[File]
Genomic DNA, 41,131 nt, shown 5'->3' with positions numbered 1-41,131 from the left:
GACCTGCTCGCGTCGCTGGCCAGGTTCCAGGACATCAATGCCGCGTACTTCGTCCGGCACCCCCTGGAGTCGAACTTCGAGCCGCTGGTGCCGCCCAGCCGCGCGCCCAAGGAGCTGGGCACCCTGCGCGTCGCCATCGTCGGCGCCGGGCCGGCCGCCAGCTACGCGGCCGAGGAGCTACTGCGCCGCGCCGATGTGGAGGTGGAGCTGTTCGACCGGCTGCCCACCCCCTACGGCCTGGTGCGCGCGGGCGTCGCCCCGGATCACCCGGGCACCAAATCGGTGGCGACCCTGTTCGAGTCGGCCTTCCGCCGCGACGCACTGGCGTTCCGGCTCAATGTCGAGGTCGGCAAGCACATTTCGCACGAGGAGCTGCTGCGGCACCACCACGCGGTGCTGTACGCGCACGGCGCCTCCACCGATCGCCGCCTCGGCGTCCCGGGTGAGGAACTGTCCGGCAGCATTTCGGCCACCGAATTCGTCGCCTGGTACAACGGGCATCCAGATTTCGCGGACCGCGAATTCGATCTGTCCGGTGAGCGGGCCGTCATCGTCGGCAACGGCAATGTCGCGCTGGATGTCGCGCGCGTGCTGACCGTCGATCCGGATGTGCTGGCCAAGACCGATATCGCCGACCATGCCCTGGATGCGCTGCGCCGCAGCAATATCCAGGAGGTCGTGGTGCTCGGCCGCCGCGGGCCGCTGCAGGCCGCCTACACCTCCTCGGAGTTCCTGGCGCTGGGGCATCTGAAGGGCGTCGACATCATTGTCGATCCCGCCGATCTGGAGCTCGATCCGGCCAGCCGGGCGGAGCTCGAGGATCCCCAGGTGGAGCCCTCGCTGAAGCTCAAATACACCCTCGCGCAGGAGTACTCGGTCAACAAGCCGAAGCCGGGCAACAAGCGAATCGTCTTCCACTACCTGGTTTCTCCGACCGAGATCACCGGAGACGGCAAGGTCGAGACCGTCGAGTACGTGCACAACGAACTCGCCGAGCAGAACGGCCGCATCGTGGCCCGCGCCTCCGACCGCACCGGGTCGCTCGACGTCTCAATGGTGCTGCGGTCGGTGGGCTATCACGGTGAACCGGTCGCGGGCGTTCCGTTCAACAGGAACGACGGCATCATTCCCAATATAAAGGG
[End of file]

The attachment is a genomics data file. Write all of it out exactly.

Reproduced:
Genomic DNA, 41,131 nt, shown 5'->3' with positions numbered 1-41,131 from the left:
GACCTGCTCGCGTCGCTGGCCAGGTTCCAGGACATCAATGCCGCGTACTTCGTCCGGCACCCCCTGGAGTCGAACTTCGAGCCGCTGGTGCCGCCCAGCCGCGCGCCCAAGGAGCTGGGCACCCTGCGCGTCGCCATCGTCGGCGCCGGGCCGGCCGCCAGCTACGCGGCCGAGGAGCTACTGCGCCGCGCCGATGTGGAGGTGGAGCTGTTCGACCGGCTGCCCACCCCCTACGGCCTGGTGCGCGCGGGCGTCGCCCCGGATCACCCGGGCACCAAATCGGTGGCGACCCTGTTCGAGTCGGCCTTCCGCCGCGACGCACTGGCGTTCCGGCTCAATGTCGAGGTCGGCAAGCACATTTCGCACGAGGAGCTGCTGCGGCACCACCACGCGGTGCTGTACGCGCACGGCGCCTCCACCGATCGCCGCCTCGGCGTCCCGGGTGAGGAACTGTCCGGCAGCATTTCGGCCACCGAATTCGTCGCCTGGTACAACGGGCATCCAGATTTCGCGGACCGCGAATTCGATCTGTCCGGTGAGCGGGCCGTCATCGTCGGCAACGGCAATGTCGCGCTGGATGTCGCGCGCGTGCTGACCGTCGATCCGGATGTGCTGGCCAAGACCGATATCGCCGACCATGCCCTGGATGCGCTGCGCCGCAGCAATATCCAGGAGGTCGTGGTGCTCGGCCGCCGCGGGCCGCTGCAGGCCGCCTACACCTCCTCGGAGTTCCTGGCGCTGGGGCATCTGAAGGGCGTCGACATCATTGTCGATCCCGCCGATCTGGAGCTCGATCCGGCCAGCCGGGCGGAGCTCGAGGATCCCCAGGTGGAGCCCTCGCTGAAGCTCAAATACACCCTCGCGCAGGAGTACTCGGTCAACAAGCCGAAGCCGGGCAACAAGCGAATCGTCTTCCACTACCTGGTTTCTCCGACCGAGATCACCGGAGACGGCAAGGTCGAGACCGTCGAGTACGTGCACAACGAACTCGCCGAGCAGAACGGCCGCATCGTGGCCCGCGCCTCCGACCGCACCGGGTCGCTCGACGTCTCAATGGTGCTGCGGTCGGTGGGCTATCACGGTGAACCGGTCGCGGGCGTTCCGTTCAACAGGAACGACGGCATCATTCCCAATATAAAGGG